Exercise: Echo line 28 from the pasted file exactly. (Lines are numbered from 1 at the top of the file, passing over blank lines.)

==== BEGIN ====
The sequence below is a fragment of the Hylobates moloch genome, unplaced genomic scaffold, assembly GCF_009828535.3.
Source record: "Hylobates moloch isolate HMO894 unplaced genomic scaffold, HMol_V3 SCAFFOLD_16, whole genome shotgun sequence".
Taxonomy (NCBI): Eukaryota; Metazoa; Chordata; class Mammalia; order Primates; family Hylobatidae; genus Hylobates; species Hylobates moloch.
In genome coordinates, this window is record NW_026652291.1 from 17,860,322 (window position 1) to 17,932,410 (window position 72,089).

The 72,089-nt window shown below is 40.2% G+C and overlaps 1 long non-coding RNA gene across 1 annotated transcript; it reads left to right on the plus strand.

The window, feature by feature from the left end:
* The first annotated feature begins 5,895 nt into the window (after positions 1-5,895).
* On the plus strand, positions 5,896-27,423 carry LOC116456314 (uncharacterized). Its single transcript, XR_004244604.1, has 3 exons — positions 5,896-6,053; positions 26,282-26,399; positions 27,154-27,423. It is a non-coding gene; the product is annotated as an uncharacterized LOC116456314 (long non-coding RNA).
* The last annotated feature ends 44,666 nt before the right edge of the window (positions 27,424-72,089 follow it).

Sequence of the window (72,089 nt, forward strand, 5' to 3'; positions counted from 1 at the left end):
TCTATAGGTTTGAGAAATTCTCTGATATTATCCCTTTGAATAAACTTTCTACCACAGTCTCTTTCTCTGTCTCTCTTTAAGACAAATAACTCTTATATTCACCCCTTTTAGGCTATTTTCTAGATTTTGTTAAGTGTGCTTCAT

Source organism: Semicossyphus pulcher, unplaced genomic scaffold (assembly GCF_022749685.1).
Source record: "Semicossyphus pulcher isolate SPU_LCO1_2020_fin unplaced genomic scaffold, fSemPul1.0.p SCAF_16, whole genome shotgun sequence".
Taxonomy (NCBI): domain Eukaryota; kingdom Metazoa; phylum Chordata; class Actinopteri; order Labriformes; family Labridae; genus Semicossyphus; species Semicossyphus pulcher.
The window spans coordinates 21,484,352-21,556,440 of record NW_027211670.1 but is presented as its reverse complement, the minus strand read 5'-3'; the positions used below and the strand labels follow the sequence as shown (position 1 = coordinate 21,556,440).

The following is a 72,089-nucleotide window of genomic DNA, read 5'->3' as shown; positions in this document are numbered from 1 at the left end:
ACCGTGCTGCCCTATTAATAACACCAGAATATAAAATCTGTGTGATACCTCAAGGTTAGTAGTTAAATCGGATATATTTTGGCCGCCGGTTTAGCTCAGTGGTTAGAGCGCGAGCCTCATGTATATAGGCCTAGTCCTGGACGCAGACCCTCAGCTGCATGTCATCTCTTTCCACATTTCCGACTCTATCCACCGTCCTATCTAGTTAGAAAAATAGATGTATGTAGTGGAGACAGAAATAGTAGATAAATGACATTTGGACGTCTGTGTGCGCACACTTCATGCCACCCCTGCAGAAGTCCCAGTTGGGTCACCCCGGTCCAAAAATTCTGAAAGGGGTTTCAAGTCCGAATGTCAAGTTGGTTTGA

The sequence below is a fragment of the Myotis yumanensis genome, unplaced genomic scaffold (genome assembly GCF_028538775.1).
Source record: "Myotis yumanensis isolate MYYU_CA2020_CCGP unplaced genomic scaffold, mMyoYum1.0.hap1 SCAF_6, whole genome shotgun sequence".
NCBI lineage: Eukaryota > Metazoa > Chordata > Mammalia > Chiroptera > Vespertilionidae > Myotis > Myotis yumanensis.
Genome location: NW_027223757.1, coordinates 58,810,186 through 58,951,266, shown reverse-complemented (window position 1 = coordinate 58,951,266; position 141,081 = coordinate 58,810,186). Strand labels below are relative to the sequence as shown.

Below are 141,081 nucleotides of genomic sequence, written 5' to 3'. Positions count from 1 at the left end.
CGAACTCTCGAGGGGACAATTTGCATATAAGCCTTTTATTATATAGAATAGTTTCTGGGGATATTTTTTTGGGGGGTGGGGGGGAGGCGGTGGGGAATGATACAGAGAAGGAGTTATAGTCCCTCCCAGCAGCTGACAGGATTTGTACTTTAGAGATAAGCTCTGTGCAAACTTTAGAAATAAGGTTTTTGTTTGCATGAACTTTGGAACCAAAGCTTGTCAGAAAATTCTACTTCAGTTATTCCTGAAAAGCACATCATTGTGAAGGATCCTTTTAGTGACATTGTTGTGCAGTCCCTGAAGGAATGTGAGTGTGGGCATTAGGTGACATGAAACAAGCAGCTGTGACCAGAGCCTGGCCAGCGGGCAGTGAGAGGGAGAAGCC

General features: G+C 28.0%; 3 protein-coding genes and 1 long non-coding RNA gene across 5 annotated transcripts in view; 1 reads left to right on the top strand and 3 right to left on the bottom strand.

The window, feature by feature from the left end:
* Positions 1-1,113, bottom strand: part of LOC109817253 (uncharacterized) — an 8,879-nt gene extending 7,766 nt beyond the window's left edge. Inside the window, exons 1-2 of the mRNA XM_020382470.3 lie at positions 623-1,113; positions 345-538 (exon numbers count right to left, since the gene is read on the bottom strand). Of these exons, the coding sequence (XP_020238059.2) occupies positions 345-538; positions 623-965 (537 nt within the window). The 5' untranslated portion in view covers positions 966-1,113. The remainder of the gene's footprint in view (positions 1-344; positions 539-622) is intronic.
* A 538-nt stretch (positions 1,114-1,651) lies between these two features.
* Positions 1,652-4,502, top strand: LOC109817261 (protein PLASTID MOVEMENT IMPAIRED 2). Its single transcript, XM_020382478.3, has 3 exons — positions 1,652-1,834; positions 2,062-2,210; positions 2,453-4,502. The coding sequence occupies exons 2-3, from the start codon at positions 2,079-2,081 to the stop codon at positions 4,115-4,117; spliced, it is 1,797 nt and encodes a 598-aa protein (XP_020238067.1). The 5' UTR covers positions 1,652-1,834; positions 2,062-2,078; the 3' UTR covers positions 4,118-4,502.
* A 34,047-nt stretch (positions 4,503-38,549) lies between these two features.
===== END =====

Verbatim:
* Positions 1,652-4,502, top strand: LOC109817261 (protein PLASTID MOVEMENT IMPAIRED 2). Its single transcript, XM_020382478.3, has 3 exons — positions 1,652-1,834; positions 2,062-2,210; positions 2,453-4,502. The coding sequence occupies exons 2-3, from the start codon at positions 2,079-2,081 to the stop codon at positions 4,115-4,117; spliced, it is 1,797 nt and encodes a 598-aa protein (XP_020238067.1). The 5' UTR covers positions 1,652-1,834; positions 2,062-2,078; the 3' UTR covers positions 4,118-4,502.